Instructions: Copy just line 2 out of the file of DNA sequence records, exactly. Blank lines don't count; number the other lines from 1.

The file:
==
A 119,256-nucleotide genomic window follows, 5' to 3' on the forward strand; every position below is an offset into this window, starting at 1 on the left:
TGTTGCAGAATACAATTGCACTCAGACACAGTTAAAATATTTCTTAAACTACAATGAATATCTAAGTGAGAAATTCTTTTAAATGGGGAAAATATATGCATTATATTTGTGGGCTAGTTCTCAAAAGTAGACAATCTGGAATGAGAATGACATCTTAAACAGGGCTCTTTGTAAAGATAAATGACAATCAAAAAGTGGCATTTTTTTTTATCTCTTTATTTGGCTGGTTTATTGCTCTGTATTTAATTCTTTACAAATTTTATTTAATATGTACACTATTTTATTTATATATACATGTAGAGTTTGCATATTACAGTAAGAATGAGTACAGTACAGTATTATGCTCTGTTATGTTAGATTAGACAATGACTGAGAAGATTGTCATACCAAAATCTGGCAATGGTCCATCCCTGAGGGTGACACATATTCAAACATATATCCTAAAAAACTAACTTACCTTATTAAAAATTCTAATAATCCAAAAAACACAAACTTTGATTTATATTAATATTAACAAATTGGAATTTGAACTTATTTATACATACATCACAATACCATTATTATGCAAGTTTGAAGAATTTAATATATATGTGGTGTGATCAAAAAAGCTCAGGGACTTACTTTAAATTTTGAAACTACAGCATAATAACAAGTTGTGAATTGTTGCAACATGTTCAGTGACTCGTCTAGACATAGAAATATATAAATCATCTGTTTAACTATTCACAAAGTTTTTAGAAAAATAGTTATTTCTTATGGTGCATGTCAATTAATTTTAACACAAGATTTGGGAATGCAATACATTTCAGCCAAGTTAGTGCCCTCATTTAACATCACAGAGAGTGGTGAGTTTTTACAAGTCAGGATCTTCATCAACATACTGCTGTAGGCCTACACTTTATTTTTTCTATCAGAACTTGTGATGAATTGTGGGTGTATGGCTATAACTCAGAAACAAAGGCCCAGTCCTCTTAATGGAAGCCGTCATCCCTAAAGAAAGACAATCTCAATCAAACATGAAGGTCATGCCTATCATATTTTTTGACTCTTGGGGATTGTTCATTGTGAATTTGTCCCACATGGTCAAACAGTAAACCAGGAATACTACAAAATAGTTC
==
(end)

TGTTGCAGAATACAATTGCACTCAGACACAGTTAAAATATTTCTTAAACTACAATGAATATCTAAGTGAGAAATTCTTTTAAATGGGGAAAATATATGCATTATATTTGTGGGCTAGTTCTCAAAAGTAGACAATCTGGAATGAGAATGACATCTTAAACAGGGCTCTTTGTAAAGATAAATGACAATCAAAAAGTGGCATTTTTTTTTATCTCTTTATTTGGCTGGTTTATTGCTCTGTATTTAATTCTTTACAAATTTTATTTAATATGTACACTATTTTATTTATATATACATGTAGAGTTTGCATATTACAGTAAGAATGAGTACAGTACAGTATTATGCTCTGTTATGTTAGATTAGACAATGACTGAGAAGATTGTCATACCAAAATCTGGCAATGGTCCATCCCTGAGGGTGACACATATTCAAACATATATCCTAAAAAACTAACTTACCTTATTAAAAATTCTAATAATCCAAAAAACACAAACTTTGATTTATATTAATATTAACAAATTGGAATTTGAACTTATTTATACATACATCACAATACCATTATTATGCAAGTTTGAAGAATTTAATATATATGTGGTGTGATCAAAAAAGCTCAGGGACTTACTTTAAATTTTGAAACTACAGCATAATAACAAGTTGTGAATTGTTGCAACATGTTCAGTGACTCGTCTAGACATAGAAATATATAAATCATCTGTTTAACTATTCACAAAGTTTTTAGAAAAATAGTTATTTCTTATGGTGCATGTCAATTAATTTTAACACAAGATTTGGGAATGCAATACATTTCAGCCAAGTTAGTGCCCTCATTTAACATCACAGAGAGTGGTGAGTTTTTACAAGTCAGGATCTTCATCAACATACTGCTGTAGGCCTACACTTTATTTTTTCTATCAGAACTTGTGATGAATTGTGGGTGTATGGCTATAACTCAGAAACAAAGGCCCAGTCCTCTTAATGGAAGCCGTCATCCCTAAAGAAAGACAATCTCAATCAAACATGAAGGTCATGCCTATCATATTTTTTGACTCTTGGGGATTGTTCATTGTGAATTTGTCCCACATGGTCAAACAGTAAACCAGGAATACTACAAAATAGTTC